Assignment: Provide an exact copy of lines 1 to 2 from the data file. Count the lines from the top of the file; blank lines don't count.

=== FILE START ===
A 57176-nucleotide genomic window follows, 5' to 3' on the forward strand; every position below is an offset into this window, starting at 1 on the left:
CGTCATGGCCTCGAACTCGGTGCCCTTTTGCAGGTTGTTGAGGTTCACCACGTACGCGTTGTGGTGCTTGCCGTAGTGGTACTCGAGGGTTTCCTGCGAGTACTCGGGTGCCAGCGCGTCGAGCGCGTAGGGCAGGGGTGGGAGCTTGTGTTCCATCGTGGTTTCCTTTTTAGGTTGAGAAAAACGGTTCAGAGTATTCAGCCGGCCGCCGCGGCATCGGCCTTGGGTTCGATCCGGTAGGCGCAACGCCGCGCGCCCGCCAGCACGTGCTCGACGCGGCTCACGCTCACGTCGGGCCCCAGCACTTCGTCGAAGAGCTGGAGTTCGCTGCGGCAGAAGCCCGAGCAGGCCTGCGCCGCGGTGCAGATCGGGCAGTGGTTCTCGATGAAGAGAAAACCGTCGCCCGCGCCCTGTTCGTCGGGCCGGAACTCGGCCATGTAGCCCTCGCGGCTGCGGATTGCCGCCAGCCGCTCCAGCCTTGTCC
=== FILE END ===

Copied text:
A 57176-nucleotide genomic window follows, 5' to 3' on the forward strand; every position below is an offset into this window, starting at 1 on the left:
CGTCATGGCCTCGAACTCGGTGCCCTTTTGCAGGTTGTTGAGGTTCACCACGTACGCGTTGTGGTGCTTGCCGTAGTGGTACTCGAGGGTTTCCTGCGAGTACTCGGGTGCCAGCGCGTCGAGCGCGTAGGGCAGGGGTGGGAGCTTGTGTTCCATCGTGGTTTCCTTTTTAGGTTGAGAAAAACGGTTCAGAGTATTCAGCCGGCCGCCGCGGCATCGGCCTTGGGTTCGATCCGGTAGGCGCAACGCCGCGCGCCCGCCAGCACGTGCTCGACGCGGCTCACGCTCACGTCGGGCCCCAGCACTTCGTCGAAGAGCTGGAGTTCGCTGCGGCAGAAGCCCGAGCAGGCCTGCGCCGCGGTGCAGATCGGGCAGTGGTTCTCGATGAAGAGAAAACCGTCGCCCGCGCCCTGTTCGTCGGGCCGGAACTCGGCCATGTAGCCCTCGCGGCTGCGGATTGCCGCCAGCCGCTCCAGCCTTGTCC